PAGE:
An amended autopsy report for Elijah McClain, a 23-year-old Black man who died after a confrontation with police officers, was released on Friday (September 23), more than three years after his death, per ABC News.
The Adams County Coroner’s Office released the new autopsy, amending McClain's cause of death from "undetermined" to "complications of ketamine administration following forcible restraint."
The updated report still lists the manner of death as "undetermined."
"The investigation suggests that [McClain] received an intramuscular dose of ketamine that was higher than recommended for his weight," Adams County Monica chief coroner Monica Broncucia-Jordan wrote in the report. "Further, my review of all the body camera footage shows that Mr. McClain was extremely sedated within minutes of receiving a shot of ketamine. When he was placed on a stretcher, I believe he was displaying agonal breathing and respiratory arrest was imminent."
"Simply put, this dosage of ketamine was too much for this individual and it resulted in an overdose, even though his blood ketamine level was consistent with a 'therapeutic' blood concentration," Broncucia-Jordan continued. "I believe that Mr. McClain would most likely be alive but for the administration of ketamine."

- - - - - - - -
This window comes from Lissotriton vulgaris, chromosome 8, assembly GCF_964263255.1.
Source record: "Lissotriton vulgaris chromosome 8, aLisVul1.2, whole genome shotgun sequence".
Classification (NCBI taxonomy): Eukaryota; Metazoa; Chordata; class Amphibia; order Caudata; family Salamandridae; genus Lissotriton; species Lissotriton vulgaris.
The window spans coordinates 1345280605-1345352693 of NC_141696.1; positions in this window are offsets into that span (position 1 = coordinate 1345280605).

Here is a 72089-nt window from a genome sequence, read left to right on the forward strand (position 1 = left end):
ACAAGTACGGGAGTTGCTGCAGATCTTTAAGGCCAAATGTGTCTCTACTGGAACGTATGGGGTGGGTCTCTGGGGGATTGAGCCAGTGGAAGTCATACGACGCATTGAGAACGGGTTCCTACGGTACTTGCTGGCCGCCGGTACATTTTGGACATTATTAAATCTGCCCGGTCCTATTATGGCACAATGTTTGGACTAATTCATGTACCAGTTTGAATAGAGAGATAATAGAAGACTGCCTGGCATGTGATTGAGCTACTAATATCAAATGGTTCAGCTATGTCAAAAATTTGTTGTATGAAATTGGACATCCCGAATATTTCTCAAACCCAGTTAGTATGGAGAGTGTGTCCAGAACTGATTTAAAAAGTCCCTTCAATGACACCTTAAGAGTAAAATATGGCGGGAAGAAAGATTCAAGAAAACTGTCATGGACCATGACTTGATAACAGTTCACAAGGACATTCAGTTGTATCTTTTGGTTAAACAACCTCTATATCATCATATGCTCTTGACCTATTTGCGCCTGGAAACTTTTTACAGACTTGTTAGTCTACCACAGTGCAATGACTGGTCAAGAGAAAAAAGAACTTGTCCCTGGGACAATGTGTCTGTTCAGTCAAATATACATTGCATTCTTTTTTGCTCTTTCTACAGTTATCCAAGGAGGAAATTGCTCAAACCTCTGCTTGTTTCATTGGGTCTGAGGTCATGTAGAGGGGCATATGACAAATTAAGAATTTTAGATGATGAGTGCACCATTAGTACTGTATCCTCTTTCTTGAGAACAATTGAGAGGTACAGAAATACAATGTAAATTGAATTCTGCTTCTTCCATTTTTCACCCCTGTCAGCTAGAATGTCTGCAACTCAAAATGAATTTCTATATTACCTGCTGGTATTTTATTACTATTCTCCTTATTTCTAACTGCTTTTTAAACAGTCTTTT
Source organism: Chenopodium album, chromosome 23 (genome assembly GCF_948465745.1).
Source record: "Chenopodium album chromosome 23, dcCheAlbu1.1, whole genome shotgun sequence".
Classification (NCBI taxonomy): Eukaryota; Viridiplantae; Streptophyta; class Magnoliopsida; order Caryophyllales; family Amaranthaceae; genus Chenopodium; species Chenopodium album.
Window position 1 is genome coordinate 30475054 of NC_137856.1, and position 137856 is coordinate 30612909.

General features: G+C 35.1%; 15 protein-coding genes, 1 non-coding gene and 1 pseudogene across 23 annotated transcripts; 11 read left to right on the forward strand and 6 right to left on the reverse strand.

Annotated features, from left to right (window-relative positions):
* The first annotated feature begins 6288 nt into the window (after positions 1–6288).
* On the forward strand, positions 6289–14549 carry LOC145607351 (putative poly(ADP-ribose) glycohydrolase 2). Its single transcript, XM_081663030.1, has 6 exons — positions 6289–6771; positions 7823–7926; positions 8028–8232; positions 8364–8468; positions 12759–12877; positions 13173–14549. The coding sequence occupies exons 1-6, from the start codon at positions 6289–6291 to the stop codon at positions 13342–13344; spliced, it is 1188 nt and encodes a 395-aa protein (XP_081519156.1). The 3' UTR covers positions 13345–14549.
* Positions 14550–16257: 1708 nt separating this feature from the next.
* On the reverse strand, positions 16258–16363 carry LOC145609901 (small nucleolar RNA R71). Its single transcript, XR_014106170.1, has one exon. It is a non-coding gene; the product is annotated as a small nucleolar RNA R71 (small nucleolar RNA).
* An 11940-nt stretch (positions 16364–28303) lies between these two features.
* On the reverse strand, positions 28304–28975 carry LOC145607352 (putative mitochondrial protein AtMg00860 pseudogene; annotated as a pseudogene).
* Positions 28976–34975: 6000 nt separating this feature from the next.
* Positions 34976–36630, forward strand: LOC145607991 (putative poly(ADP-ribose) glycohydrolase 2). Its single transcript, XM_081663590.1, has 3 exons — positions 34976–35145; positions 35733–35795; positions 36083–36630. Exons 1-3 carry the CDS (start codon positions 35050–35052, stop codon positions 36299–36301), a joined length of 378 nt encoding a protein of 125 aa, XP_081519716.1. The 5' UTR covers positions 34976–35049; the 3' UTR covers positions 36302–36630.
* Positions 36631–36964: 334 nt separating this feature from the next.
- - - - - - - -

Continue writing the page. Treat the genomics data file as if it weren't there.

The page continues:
The amended autopsy comes before the November arraignment of five former Aurora police officers and paramedics in McClain's death.
In August 2019, a bystander claimed McClain was acting "sketchy" as he walked out of a store wearing a ski mask, which the 23-year-old usually wore due to his anemia, per the family's attorney.
Aurora police officers responded to the call and approached McClain.
In body camera footage of the incident, one of the officers can be heard saying that they put McClain in a carotid chokehold, which restricts blood to the brain, per the Department of Justice.
McClain can also be heard saying, "I can't breathe," in the footage.
Paramedics arrived at the scene and gave McClain an "excessive" dose of ketamine, the family's lawyer said.
He suffered a cardiac arrest in an ambulance and was pronounced dead three days after the incident, according to officials.
Earlier this month, CPR News sued the Adams County Coroner’s Office, arguing for his amended autopsy to be released. Several other local news organizations also had their open records requests denied and called for the autopsy's release.